What to do after the Equifax Data Breach
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Sensitive data for 145.5 million Americans, including Social Security numbers and birthdates, have been obtained by hackers in the recent breach at Equifax. This leaves almost all adult Americans vulnerable to identity theft and other forms of fraud. Thieves may be able to use this information, coupled with information that can be found in online searches such as your mother’s maiden name, high school mascot, address, etc. to answer knowledge-based authentication questions on your online accounts and change your password, granting them access to online accounts.
While Equifax has set up a website on which you can check whether your information was stolen, its reliability is unclear. The safest choice is to assume that you were impacted and take steps to protect yourself. It’s important to note that, due to the volume of information stolen, there is a good chance you will not experience fraud or identity theft. However, resolving identity theft and fraud can be expensive and take a long time, so you may wish to act now to save yourself the headache later.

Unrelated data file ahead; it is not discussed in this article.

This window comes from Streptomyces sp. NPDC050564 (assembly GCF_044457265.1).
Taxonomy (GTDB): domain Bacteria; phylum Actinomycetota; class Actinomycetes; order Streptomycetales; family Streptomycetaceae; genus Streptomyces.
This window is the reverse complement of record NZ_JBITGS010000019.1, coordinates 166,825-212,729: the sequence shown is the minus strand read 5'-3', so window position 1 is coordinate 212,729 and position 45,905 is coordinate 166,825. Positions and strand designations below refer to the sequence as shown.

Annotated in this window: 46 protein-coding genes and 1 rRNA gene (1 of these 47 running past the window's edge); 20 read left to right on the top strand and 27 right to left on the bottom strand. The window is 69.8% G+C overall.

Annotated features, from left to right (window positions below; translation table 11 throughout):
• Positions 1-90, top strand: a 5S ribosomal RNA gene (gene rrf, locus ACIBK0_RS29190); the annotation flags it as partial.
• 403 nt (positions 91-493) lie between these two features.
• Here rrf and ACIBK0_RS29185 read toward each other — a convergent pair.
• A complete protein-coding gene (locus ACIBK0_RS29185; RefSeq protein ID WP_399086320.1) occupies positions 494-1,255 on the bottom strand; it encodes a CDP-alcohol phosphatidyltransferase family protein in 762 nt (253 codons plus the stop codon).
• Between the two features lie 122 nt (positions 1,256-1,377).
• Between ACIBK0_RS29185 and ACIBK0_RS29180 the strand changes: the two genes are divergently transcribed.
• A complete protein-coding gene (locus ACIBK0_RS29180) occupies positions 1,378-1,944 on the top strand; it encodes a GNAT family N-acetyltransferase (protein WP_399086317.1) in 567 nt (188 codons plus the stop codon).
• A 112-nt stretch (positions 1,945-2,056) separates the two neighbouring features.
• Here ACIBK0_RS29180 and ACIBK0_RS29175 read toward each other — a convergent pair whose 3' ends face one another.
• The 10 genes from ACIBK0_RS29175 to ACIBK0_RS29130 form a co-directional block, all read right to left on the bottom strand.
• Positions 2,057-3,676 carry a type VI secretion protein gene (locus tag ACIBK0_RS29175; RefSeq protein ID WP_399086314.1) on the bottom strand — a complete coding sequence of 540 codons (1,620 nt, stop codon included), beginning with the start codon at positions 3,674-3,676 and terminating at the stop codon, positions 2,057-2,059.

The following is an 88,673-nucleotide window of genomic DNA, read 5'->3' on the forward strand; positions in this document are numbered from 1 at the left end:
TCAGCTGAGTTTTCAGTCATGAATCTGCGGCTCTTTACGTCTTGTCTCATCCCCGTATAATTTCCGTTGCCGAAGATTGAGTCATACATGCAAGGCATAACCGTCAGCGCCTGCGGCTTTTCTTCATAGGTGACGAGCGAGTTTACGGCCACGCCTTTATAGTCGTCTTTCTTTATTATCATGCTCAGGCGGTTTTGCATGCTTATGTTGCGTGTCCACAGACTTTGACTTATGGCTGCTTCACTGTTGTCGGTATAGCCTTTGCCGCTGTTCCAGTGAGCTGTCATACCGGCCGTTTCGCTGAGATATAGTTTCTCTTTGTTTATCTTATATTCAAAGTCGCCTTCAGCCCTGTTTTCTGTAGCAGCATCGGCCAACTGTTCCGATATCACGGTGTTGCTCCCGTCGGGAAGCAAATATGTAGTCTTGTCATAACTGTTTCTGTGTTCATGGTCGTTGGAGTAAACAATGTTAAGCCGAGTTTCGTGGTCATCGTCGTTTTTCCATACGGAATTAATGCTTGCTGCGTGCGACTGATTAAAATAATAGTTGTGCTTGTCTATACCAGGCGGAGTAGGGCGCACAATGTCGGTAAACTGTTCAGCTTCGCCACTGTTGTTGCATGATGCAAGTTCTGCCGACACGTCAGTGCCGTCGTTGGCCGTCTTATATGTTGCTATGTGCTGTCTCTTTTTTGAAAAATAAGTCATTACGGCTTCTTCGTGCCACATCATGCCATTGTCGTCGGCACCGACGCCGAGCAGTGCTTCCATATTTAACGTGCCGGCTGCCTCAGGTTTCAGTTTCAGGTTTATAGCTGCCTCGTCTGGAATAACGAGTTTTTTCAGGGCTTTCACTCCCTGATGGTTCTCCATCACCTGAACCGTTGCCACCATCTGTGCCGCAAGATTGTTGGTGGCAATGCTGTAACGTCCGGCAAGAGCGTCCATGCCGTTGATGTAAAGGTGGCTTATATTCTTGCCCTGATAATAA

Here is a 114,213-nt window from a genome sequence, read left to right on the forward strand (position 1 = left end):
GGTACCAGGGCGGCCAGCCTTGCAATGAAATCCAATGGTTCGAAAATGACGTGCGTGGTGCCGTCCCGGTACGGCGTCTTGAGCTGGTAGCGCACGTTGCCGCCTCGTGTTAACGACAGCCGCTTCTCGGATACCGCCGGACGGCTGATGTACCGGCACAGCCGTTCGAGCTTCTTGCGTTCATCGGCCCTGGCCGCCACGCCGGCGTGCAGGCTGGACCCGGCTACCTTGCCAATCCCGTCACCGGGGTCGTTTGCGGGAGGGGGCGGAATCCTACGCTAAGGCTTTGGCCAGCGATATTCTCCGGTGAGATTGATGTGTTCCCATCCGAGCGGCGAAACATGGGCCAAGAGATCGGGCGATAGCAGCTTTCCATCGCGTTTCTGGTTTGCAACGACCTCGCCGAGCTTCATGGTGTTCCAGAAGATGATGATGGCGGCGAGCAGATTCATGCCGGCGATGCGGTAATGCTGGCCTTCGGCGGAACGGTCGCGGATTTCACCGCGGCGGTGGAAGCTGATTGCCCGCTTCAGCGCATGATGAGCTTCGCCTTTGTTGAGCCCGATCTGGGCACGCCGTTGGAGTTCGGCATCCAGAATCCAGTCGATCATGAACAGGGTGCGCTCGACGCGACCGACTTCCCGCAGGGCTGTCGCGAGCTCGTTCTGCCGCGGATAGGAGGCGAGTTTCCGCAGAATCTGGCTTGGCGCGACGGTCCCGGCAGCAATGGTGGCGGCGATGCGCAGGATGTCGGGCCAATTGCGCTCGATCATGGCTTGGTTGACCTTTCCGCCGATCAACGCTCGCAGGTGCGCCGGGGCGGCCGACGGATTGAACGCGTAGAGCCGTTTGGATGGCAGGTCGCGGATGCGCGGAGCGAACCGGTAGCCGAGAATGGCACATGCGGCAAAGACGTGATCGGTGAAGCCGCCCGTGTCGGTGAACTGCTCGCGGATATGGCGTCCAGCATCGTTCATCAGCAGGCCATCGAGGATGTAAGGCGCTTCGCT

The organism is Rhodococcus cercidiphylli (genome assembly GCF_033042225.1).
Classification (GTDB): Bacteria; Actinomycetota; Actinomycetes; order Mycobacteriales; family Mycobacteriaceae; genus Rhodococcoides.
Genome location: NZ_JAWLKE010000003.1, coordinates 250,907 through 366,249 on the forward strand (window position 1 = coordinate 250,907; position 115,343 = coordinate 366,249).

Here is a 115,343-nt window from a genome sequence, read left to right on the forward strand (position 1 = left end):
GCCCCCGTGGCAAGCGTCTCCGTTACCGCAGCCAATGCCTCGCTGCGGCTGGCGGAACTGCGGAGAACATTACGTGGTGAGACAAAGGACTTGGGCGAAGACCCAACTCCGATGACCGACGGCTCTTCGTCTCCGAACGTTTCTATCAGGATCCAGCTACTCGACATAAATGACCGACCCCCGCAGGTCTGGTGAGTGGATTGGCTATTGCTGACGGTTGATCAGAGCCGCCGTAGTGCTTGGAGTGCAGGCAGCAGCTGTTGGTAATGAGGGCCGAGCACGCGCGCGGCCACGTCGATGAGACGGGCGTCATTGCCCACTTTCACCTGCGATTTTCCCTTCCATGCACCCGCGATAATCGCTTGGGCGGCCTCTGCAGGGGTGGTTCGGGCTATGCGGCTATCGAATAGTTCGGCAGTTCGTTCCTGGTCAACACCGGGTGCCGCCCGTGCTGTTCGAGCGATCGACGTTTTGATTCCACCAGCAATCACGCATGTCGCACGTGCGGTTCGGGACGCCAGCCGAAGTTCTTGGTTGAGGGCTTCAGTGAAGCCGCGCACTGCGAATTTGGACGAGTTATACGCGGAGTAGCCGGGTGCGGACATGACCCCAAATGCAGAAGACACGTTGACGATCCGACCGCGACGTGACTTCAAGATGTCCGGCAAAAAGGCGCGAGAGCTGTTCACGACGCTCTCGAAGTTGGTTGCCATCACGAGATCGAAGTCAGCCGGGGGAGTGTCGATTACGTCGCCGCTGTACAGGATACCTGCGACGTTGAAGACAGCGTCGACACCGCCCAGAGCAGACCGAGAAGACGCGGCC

For some kinds of fraud, little can be done in advance to prevent it; rather, you should try to monitor your accounts and benefits (including Medicare, Medicaid, and Social Security) carefully to ensure that you catch it as soon as possible. This includes tax refund fraud and Social Security fraud.
For other kinds of fraud (such as a criminal accessing your personal brokerage or bank accounts, or taking out a mortgage, loan, or credit card in your name), you can take the below steps to decrease the likelihood of becoming a victim.
- First, get a free copy of your credit report, and verify that all the information on it is correct. This can be done at annualcreditreport.com; you are legally entitled to one copy each once a year from the three largest credit bureaus (Equifax, Experian, and TransUnion). You should stagger your requests so that you can receive a free copy of it every four months). Look for names, addresses, phone numbers, and accounts that you do not recognize.
- Consider signing up for a free credit monitoring service. While this won’t help prevent identity theft or fraud, it may help you to notice and fix the problem more quickly. You should do this before freezing your credit (the next step), as you will not be able to sign up for monitoring if your credit is frozen. Equifax is offering all consumers free credit monitoring for a year, with a signup deadline of Jan. 31, 2018. Credit monitoring is a better bet than fraud alerts, which are often ignored by companies issuing a store credit card or other credit product, and they need to be reset every 90 days.